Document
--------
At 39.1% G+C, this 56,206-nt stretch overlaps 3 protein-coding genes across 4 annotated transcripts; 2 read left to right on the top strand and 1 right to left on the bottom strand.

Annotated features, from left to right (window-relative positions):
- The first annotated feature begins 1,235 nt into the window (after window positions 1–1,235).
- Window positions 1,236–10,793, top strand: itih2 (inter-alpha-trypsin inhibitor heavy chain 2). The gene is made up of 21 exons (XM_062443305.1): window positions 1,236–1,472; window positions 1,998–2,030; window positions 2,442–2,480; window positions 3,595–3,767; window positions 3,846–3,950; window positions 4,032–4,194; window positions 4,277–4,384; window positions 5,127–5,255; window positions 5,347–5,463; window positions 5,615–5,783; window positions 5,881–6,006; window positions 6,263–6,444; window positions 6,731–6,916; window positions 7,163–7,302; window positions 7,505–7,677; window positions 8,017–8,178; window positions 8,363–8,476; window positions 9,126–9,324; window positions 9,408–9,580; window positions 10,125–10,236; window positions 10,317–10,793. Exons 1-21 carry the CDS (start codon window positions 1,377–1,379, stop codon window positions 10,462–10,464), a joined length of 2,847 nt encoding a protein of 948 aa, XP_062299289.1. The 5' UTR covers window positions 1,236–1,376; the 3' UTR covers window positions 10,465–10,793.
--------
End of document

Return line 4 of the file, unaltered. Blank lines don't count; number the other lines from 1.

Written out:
- Window positions 1,236–10,793, top strand: itih2 (inter-alpha-trypsin inhibitor heavy chain 2). The gene is made up of 21 exons (XM_062443305.1): window positions 1,236–1,472; window positions 1,998–2,030; window positions 2,442–2,480; window positions 3,595–3,767; window positions 3,846–3,950; window positions 4,032–4,194; window positions 4,277–4,384; window positions 5,127–5,255; window positions 5,347–5,463; window positions 5,615–5,783; window positions 5,881–6,006; window positions 6,263–6,444; window positions 6,731–6,916; window positions 7,163–7,302; window positions 7,505–7,677; window positions 8,017–8,178; window positions 8,363–8,476; window positions 9,126–9,324; window positions 9,408–9,580; window positions 10,125–10,236; window positions 10,317–10,793. Exons 1-21 carry the CDS (start codon window positions 1,377–1,379, stop codon window positions 10,462–10,464), a joined length of 2,847 nt encoding a protein of 948 aa, XP_062299289.1. The 5' UTR covers window positions 1,236–1,376; the 3' UTR covers window positions 10,465–10,793.